Hospice Care: Hospice care is a type of care that focuses on making your loved one as comfortable as possible in the last months, weeks, or days of life. Hospice care does not try to cure the cancer or prolong life, but rather to relieve pain and other symptoms, such as nausea, , or . Hospice care also provides emotional and spiritual support for your loved one and your family. Hospice care can be given at home, in a hospital, or in a hospice facility, depending on your loved one's needs and preferences. You can help your loved one by:

  • Talking to the doctor about hospice care. You can ask the doctor if your loved one is eligible for hospice care and when it might be appropriate to start. You can also ask the doctor for a referral to a hospice program in your area. You can find more information about hospice care from the National Hospice and Palliative Care Organization or the American Cancer Society.
  • Choosing a hospice program that meets your loved one's needs. You can compare different hospice programs based on their services, staff, costs, and location. You can also visit the hospice facility or talk to the hospice staff to get a sense of their philosophy and approach. You can ask questions such as:
    • What services do you offer and how often?
    • Who will be part of the hospice team and how will they communicate with us?
    • How do you manage pain and other symptoms?
    • How do you provide emotional and spiritual support?
    • How do you involve the family in the care plan?
    • How do you handle emergencies or after-hours calls?
    • How do you coordinate with other health care providers?
    • How do you bill for your services and what insurance do you accept?
  • Working with the hospice team to create a care plan. The hospice team will include a doctor, a nurse, a , a , a counselor, a home health aide, and a . They will work with you and your loved one to create a care plan that reflects your loved one's wishes and goals. The care plan will include details such as:
    • What medications and treatments your loved one will receive and how they will be administered.
    • What equipment and supplies your loved one will need and how they will be delivered.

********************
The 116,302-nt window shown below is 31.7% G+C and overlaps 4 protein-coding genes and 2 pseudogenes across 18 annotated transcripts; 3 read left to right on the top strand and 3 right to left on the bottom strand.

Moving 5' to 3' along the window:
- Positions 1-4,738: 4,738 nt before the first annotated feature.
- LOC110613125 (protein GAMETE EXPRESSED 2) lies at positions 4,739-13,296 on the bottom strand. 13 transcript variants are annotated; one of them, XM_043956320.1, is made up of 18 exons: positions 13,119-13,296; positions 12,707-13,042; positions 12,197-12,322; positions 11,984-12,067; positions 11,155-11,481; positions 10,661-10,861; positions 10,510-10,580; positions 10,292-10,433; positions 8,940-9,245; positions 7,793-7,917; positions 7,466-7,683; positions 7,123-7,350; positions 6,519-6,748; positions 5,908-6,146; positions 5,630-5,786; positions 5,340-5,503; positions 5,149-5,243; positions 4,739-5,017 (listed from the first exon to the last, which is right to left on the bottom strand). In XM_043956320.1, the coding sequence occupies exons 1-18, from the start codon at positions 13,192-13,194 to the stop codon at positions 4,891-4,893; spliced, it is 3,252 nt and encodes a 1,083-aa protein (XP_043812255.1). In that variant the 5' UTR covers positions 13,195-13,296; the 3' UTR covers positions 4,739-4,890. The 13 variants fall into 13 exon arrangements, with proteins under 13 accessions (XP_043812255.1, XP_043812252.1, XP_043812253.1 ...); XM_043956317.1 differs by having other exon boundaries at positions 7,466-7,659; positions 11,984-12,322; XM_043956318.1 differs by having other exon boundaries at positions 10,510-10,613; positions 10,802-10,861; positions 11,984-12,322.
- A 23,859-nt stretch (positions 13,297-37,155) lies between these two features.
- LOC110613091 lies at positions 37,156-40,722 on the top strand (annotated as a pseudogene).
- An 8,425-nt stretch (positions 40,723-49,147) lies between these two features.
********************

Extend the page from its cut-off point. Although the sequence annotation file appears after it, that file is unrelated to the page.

• What comfort measures and complementary therapies your loved one will use, such as massage, music, or aromatherapy.
    • What emotional and spiritual support your loved one and your family will receive, such as counseling, prayer, or rituals.
    • What legal and financial matters your loved one and your family will need to address, such as advance directives, wills, or funeral arrangements.
  • Providing care and support for your loved one. You will be the primary caregiver for your loved one, but you will not be alone. The hospice team will visit your loved one regularly and be available by phone 24/7. They will teach you how to care for your loved one, such as giving medications, changing dressings, or using equipment. They will also monitor your loved one's condition and adjust the care plan as needed. You can also ask for help from other family members, friends, or volunteers. You can help your loved one by:
    • Giving them their medications and treatments as prescribed and on time. Do not skip or change the doses without consulting the hospice team.
    • Keeping track of their pain and symptom level and how well the medications and treatments are working. Report any changes or concerns to the hospice team.
    • Providing comfort measures, such as massage, heat, ice, or distraction. You can also help them find a comfortable position, use pillows or cushions, or adjust the lighting or temperature in the room.
    • Being there for them emotionally and spiritually. Listen to their feelings and concerns without judging or interrupting. Try to be positive and hopeful, but also realistic and honest. Share your own feelings and fears with your loved one or someone else you trust. You can also seek professional help from a counselor or therapist if you or your loved one are feeling overwhelmed, depressed, or anxious.